Your SlideShare is downloading. ×
  • Like
Inflation
Upcoming SlideShare
Loading in...5
×

Thanks for flagging this SlideShare!

Oops! An error has occurred.

×

Now you can save presentations on your phone or tablet

Available for both IPhone and Android

Text the download link to your phone

Standard text messaging rates apply

Inflation

  • 446 views
Published

 

Published in Education , Business , Technology
  • Full Name Full Name Comment goes here.
    Are you sure you want to
    Your message goes here
    Be the first to comment
    Be the first to like this
No Downloads

Views

Total Views
446
On SlideShare
0
From Embeds
0
Number of Embeds
0

Actions

Shares
Downloads
16
Comments
0
Likes
0

Embeds 0

No embeds

Report content

Flagged as inappropriate Flag as inappropriate
Flag as inappropriate

Select your reason for flagging this presentation as inappropriate.

Cancel
    No notes for slide

Transcript

  • 1. InflationDefinition, types and causes of inflation
  • 2. Areas to focus on
  • 3. What Is Inflation?• Inflation is an increase in the average level of prices, not a change in any specific price.• Inflation is a phenomenon whereby general price level rises persistently.• According to Prof. Crowther,• “Inflation is a state in which the value of the money falls and price level persistently rises.”• Prof. Ackly, “inflation is a persistent and appreciable rise in the general value of average prices”.• Prof. Piguo, “inflation takes place when price level expands more proportion to output”.
  • 4. Types of inflation on the basis of inflation rate• Creeping inflation• A situation in which the rise in general price level is at a very slow rate over a period of time. Under creeping inflation, the price level rises up to a rate of 2 percent per annum. A mild inflation is generally considered a necessary condition of economic growth.• Walking inflation. Walking inflation is a marked increase in the rate of inflation as compared to creeping inflation. The price rise is around 5 percent annually.
  • 5. Continued….• Running inflation. Under running inflation, the price increase is about 8 to 10 percent per annum.• Galloping or Hyper Inflation. Galloping inflation is a full inflation. Keynes calls it as the final stage of inflation. It is a stage of inflation which starts after the level of full employment is reached. Here price level rises very rapidly within a short period.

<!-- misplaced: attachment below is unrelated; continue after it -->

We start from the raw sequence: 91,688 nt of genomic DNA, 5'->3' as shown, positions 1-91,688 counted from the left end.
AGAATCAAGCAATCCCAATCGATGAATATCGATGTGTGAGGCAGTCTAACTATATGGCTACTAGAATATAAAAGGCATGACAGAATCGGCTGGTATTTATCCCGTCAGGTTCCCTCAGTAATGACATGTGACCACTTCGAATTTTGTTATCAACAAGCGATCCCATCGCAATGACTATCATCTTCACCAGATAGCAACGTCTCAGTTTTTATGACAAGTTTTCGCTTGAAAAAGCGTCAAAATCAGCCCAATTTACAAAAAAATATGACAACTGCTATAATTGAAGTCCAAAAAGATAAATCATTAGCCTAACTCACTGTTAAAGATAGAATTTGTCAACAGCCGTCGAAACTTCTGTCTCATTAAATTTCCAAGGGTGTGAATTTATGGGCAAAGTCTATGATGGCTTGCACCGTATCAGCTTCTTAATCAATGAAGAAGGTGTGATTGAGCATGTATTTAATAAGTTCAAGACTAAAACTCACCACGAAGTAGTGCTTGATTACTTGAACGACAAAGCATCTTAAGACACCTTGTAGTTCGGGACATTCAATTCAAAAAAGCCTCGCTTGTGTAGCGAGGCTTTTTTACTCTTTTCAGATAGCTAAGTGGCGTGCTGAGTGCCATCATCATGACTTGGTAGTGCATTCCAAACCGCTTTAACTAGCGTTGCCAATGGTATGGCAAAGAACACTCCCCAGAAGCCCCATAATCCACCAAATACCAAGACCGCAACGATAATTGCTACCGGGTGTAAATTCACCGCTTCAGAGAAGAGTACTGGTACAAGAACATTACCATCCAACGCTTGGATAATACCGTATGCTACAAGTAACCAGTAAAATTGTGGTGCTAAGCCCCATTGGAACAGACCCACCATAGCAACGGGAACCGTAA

• 6. Social Tensions• Tensions between labor and management, between government and the people, and among consumers may overwhelm a society and its institutions.
  • 7. Money Illusion• The use of nominal Rupee rather than real to gauge changes in one’s income or wealth is called the money illusion.
  • 8. Macro Consequences• Inflation can alter the rate and mixes of output by changing consumption, work, saving, investment, and trade behavior.
  • 9. Uncertainty• People tend to shorten their time horizons in the face of inflation uncertainties.• Time horizons are shortened as people attempt to spend money before it loses further value.
  • 10. Speculation• Few people will engage in production if it is easy to make speculative profits.• Such speculation may fuel hyperinflation. – Hyperinflation is an inflation rate in excess of 200 percent, lasting at least one year.
  • 11. Bracket Creep• Bracket creep is the movement of taxpayers into higher tax brackets (rates) as nominal incomes grow.
  • 12. Deflation Dangers• Deflation — a falling price level — might not make people happy either.• Deflation reverses the redistributions caused by inflation.• Lenders win and creditors lose.
  • 13. Measuring Inflation• Measuring inflation serves two purposes: – Gauges the average rate of inflation. – Identifies its principal victims.
  • 14. Causes of Inflation• The cause of inflation is rooted in supply and demand.
  • 15. Demand-Pull Inflation• Demand-pull inflation results from excessive pressure on the demand side of the economy.• “Too much money chases too few goods” enabling producers to raise prices.
  • 16. Cost-Push Inflation• The pressure on price could also originate on the supply side.• Higher production costs put upward pressure on product prices.